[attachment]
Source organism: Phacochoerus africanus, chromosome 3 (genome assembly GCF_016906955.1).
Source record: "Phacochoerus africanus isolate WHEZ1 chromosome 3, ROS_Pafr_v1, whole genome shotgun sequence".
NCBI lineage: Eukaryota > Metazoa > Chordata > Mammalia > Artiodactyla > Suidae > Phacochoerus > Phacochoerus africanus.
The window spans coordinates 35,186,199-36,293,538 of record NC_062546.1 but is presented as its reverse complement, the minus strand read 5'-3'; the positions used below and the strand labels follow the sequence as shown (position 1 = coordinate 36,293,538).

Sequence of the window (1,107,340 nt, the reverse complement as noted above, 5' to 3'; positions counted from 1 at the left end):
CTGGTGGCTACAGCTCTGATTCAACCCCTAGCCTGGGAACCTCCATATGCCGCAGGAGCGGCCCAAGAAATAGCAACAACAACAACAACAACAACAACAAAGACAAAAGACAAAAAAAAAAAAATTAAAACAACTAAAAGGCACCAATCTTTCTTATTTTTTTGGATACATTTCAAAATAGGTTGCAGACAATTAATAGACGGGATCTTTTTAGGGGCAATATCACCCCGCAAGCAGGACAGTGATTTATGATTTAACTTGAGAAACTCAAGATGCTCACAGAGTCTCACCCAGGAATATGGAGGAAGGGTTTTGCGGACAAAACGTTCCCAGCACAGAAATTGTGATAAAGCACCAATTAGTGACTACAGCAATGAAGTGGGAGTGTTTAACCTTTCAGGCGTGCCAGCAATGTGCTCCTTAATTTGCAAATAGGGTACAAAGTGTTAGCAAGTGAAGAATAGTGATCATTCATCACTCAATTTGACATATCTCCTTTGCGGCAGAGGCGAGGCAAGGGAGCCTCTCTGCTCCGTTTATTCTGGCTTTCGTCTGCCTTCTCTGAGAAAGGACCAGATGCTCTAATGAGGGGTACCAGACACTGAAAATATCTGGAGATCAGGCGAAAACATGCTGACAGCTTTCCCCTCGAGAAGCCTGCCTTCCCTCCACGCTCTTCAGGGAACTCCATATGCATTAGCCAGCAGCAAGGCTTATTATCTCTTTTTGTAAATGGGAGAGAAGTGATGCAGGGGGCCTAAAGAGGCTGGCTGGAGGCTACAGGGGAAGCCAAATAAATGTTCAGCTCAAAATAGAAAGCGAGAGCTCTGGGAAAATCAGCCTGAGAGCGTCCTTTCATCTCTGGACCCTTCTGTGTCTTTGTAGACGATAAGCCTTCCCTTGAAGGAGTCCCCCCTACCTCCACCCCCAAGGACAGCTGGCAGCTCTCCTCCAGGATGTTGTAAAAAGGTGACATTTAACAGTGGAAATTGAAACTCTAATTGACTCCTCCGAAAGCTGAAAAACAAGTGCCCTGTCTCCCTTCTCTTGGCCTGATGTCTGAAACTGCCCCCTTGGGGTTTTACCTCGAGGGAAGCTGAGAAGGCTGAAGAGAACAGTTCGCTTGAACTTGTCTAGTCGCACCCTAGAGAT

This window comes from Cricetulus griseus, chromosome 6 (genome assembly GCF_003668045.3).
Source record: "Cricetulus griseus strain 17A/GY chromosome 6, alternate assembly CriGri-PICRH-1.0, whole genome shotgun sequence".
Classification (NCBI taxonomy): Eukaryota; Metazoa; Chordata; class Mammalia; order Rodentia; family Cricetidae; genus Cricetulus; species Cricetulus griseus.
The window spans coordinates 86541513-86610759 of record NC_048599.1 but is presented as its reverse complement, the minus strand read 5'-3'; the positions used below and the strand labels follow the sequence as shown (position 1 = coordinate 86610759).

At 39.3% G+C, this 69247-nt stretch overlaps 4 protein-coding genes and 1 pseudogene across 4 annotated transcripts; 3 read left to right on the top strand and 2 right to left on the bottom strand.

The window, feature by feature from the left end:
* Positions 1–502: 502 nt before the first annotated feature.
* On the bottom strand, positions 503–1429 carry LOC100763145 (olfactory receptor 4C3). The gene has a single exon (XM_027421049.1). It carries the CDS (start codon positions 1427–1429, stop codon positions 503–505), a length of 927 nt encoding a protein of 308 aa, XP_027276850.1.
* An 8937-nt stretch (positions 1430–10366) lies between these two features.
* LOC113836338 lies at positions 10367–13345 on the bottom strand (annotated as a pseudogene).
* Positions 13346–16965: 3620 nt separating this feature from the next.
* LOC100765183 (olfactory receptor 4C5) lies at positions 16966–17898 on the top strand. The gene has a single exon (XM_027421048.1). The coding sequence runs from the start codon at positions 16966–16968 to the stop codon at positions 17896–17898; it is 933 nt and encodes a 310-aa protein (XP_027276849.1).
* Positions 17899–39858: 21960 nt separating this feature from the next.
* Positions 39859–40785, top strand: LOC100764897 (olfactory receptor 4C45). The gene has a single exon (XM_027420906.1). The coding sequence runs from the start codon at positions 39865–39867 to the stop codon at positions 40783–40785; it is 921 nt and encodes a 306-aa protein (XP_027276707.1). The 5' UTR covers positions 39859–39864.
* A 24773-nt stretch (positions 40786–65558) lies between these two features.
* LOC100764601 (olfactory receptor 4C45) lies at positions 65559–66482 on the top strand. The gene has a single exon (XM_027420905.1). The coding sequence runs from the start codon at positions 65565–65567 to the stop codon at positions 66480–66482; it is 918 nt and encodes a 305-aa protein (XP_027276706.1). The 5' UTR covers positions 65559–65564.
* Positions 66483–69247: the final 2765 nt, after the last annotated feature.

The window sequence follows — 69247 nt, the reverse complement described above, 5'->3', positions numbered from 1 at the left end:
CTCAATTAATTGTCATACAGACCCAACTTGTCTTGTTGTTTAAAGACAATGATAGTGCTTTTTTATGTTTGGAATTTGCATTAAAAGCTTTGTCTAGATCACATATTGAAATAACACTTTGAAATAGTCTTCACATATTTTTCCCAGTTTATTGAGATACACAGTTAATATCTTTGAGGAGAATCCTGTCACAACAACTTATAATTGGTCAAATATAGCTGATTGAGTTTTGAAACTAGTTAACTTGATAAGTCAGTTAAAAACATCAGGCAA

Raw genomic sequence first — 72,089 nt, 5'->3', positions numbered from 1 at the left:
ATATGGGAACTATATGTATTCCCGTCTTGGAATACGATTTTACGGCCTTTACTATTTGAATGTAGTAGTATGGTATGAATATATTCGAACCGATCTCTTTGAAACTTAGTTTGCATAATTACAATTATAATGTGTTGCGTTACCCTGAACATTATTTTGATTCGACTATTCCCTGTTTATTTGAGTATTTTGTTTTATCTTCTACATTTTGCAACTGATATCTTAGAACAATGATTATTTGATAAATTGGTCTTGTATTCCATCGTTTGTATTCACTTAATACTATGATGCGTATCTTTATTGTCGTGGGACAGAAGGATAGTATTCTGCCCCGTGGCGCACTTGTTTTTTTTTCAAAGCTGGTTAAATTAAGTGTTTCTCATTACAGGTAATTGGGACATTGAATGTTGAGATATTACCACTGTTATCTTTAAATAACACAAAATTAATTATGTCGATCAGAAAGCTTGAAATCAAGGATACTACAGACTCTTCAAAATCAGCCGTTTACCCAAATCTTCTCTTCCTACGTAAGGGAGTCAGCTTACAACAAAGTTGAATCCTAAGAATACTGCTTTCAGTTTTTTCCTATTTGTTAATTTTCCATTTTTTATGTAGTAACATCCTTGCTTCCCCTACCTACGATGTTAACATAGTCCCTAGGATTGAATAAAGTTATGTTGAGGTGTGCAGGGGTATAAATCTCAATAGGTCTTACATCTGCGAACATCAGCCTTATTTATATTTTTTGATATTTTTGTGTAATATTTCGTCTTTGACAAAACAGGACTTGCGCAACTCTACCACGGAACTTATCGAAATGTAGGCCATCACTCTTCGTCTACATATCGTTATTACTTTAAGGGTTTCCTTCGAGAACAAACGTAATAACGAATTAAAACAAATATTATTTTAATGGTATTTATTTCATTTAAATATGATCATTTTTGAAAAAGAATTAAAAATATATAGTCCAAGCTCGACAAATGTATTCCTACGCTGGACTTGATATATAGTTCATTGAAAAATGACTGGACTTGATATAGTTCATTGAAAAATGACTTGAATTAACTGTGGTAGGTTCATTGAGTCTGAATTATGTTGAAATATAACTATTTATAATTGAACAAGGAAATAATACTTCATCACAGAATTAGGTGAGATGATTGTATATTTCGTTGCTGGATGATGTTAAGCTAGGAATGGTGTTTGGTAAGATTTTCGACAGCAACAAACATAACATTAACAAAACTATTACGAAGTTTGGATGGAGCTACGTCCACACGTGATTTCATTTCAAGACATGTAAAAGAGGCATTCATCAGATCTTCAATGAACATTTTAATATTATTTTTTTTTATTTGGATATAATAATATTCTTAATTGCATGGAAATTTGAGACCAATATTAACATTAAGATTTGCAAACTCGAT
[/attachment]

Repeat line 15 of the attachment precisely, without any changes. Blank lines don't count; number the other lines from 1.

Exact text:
* An 8937-nt stretch (positions 1430–10366) lies between these two features.